A balance sheet is a financial statement used in accounting to summarise the assets, liabilities and the shareholder equity of a company at a given time. Balance sheets are commonly produced at least once a year for accounting and taxation purposes.
The assets of a company include everything the company “owns”, the liabilities include everything the company owes to other companies (e.g. suppliers) and the shareholder equity includes the investments by shareholders into the company.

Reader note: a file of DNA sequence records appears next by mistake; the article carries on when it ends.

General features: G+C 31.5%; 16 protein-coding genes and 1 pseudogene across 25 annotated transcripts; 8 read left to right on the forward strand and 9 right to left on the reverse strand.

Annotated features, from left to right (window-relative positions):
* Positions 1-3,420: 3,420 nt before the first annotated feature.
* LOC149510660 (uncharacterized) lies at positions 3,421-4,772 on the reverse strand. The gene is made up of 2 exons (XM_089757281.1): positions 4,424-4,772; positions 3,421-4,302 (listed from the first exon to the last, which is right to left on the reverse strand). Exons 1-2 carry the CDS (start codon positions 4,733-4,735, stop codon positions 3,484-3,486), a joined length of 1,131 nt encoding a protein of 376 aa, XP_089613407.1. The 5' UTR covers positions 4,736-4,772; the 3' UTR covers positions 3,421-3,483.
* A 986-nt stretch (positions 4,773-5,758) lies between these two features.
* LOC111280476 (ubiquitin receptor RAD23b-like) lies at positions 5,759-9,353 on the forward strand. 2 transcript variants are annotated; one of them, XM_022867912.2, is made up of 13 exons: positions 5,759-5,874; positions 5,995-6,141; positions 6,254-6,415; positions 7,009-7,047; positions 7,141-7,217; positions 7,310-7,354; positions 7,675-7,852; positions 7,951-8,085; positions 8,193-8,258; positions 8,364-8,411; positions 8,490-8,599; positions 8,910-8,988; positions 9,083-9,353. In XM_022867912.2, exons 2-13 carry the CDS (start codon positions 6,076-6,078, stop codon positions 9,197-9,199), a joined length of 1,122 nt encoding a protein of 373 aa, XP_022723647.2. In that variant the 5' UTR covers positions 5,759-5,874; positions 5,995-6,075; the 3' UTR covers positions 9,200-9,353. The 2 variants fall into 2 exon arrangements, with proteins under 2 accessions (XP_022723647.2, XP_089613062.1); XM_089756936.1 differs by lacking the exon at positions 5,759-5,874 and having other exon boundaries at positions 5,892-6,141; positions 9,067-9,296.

The assets of a company have to equal the sum of the company’s liabilities and the shareholders’ equity.
Business resources: How can I calculate the working capital of my company?
The working capital of a company is a crucial financial ratio to determine whether a company is able to pay for current and upcoming liabilities such as bill payments, rent payments and salaries.
If the company’s assets are equal to the company’s liabilities, the company’s working capital is 0 and therefore the company will not be able to pay its bills. The greater the company’s working capital the easier and more likely the company will be able to pay its bills.
The working capital can be calculated by subtracting the current liabilities from the current assets.
The calculation is: Working Capital = Current Assets – Current Liabilities